Diament explained the difference by saying that for the Orthodox Jewish community, Israel was a much higher priority issue than for other American Jews, for whom domestic issues loom more important in deciding for whom to vote.

In polls the American Jewish Committee takes on Jewish opinion, Diament noted, one question always asked is the degree to which the respondents feel close to Israel.

“The numbers of Orthodox who feel very close to Israel is much higher,” he said, maintaining that the issue is more salient for them, and that they put it at the top of their list when voting.

Plus, Diament added, Orthodox Jews are more conservative on social values questions – such as abortion and church-state issues – than many of their American coreligionists.

February 26, 2012 | 7 Comments »

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  1. Israel cannot survive with Islam having such power in Washington

    “What is the reason that the righteous shall not receive their full reward in the World to Come? It is because of the tininess that was amongst them.” (Sotah 48) “Tininess of faith.” (Rashi)

    Deuteronomy 31
    Moses’ Last Counsel

    “The LORD will deliver them up before you, and you shall do to them according to all the commandments which I have commanded you. Be strong and courageous, do not be afraid or tremble at them, for the LORD your God is the one who goes with you. He will not fail you or forsake you.”

  2. Israel must publically state the opposition to Obama. Israel must remind the world that just as a person is a Jew if his mother is Jewish, regardless of what the person thinks of himself, the same is true for a Moslem. A Moslem is a Moslem if his father is a Moslem, regardless of what he thinks of himself. Obama Sr. was a Moslem, and so Obama Jr. is a Moslem, regardless of any statements to the contrary. The struggle Israel has with the Arabs is a struggle between Judaism and Islam. Therefore Israel must make it clear that Israel opposes Islam in the White House. Israel cannot survive with Islam having such power in Washington.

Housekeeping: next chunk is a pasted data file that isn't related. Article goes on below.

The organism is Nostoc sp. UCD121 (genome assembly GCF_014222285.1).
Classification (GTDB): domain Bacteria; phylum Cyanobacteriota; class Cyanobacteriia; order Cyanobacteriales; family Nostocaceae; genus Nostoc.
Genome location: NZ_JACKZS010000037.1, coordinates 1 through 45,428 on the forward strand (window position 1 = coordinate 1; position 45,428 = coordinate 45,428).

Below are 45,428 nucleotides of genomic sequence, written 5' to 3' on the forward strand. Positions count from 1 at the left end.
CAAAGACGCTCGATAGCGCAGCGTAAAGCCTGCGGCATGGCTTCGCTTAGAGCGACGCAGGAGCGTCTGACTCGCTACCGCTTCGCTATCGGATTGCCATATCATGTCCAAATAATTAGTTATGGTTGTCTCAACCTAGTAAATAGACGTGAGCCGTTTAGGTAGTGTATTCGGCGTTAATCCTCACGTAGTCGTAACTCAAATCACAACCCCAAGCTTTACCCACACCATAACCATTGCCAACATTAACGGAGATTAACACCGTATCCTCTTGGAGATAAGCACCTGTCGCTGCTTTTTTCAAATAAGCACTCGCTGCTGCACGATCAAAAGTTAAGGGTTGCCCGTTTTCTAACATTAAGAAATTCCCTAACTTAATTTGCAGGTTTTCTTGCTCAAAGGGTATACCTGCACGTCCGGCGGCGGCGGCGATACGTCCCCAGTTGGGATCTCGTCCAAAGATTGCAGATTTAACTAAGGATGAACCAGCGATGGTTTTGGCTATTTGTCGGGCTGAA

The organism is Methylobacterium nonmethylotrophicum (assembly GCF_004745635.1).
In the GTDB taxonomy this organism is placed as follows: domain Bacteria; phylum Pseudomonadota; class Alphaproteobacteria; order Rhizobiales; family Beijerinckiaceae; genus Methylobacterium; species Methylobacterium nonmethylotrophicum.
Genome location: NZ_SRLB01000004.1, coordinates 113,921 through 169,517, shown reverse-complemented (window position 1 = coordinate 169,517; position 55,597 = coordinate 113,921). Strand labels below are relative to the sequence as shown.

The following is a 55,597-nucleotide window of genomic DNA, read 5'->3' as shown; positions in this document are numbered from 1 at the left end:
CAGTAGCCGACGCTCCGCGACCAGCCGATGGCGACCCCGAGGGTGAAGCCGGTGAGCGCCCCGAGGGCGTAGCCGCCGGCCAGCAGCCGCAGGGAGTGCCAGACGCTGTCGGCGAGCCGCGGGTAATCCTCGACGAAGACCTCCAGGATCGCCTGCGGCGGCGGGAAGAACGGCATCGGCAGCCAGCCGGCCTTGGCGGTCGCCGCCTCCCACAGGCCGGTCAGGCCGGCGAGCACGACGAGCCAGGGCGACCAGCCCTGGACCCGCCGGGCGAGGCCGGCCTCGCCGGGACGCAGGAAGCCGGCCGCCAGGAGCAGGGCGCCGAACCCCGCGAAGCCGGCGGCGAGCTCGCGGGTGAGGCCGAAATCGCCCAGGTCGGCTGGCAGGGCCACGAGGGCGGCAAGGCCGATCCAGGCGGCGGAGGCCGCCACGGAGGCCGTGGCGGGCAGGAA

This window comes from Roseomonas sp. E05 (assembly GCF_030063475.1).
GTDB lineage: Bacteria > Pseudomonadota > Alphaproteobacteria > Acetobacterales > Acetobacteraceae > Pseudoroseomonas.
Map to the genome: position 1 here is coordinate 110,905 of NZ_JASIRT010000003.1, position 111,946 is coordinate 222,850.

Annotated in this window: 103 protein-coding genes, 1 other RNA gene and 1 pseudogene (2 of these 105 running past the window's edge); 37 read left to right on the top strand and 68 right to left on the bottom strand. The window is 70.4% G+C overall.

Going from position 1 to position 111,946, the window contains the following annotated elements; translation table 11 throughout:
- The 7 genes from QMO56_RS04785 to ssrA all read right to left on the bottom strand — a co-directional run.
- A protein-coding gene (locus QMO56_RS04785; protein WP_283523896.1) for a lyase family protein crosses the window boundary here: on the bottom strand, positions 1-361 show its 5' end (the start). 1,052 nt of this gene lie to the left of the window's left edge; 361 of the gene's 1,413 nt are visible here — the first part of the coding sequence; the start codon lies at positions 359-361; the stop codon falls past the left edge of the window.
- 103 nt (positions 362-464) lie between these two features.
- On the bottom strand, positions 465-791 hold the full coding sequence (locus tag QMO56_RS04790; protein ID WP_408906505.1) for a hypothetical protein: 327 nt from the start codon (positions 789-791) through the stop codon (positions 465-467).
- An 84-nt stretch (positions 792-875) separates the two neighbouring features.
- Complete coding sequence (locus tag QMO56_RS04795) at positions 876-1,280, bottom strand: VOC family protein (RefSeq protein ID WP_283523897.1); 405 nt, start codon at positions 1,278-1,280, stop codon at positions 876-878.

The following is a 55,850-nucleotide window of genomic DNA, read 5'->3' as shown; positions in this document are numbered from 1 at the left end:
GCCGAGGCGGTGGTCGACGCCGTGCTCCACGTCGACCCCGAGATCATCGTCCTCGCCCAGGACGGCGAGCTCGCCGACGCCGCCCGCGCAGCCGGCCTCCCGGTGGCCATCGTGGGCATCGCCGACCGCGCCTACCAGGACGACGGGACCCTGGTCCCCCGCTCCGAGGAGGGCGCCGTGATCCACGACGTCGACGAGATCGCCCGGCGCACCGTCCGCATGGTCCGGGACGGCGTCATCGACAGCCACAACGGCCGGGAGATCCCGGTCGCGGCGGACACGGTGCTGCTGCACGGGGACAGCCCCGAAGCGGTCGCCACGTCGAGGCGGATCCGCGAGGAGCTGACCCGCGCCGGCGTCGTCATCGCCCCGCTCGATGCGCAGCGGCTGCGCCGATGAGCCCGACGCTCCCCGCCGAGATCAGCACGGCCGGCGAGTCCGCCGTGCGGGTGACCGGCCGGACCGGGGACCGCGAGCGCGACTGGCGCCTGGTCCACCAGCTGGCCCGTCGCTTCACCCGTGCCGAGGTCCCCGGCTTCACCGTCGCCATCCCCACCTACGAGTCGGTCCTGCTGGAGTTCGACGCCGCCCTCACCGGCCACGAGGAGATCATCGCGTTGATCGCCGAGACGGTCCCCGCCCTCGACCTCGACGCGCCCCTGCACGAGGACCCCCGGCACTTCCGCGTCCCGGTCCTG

3. Diament reminds me of another toad by the name of Stephen S. Wise, who urged Jews to Shusssh, shusssh, shusssh and not botherRoosevelt and his anti-Semite advisers like Breckinridge Long and John McCloy (to be fair, McCloy was a RINO like Jim Baker and Chuck Hagel). So they didn’t – and we know the result. Only one very courageous Democratic Congressman, the perfect son of a great father, Will Rogers Junior, protested the Roosevelt administration’s compliance with Hitler’s genocide of the Jews, resigned his seat in disgust, and joined the U.S. Army. Certainly not a Democratic of that time, nor now.

    Diament should be told to STFU or go to work for the Ovomit-Blowhard ‘012 campaign, because while he might be a Stephen S. Wise wannabe, he is NO spokesman for most Orthodox Jews, who would be sickened and shocked by his stupidity. Netanyahu should meet with Romney, Gingrich and Santorum – they are far better friends of Israel than an Ovomit who may very well prove to be much worse than Roosevelt, especially if Iran develops and deploys their bombs.

  4. It is beyond belief the insolent, arrogant attitude of those folk.
    American Jews and the US administrations finance, support in every way legal and not legal their israeli peons but we may not do the same in the US? NUTS!
    Israeli leaders and activists must learn and actively support anyone that is likey to defeat those that harm us w/o any consideration.
    Time to even up the playing field.

  5. Diament said he was a bit concerned about a second term because the president does believe that resolving the Israeli-Palestinian conflict is in the best interests of both the US and Israel, and would like to make progress in that direction.

    Obama does not care what is in the best interests of America and Israel, he cares about what is in the best interests of the muslim brotherhood and the worldwide islamic community.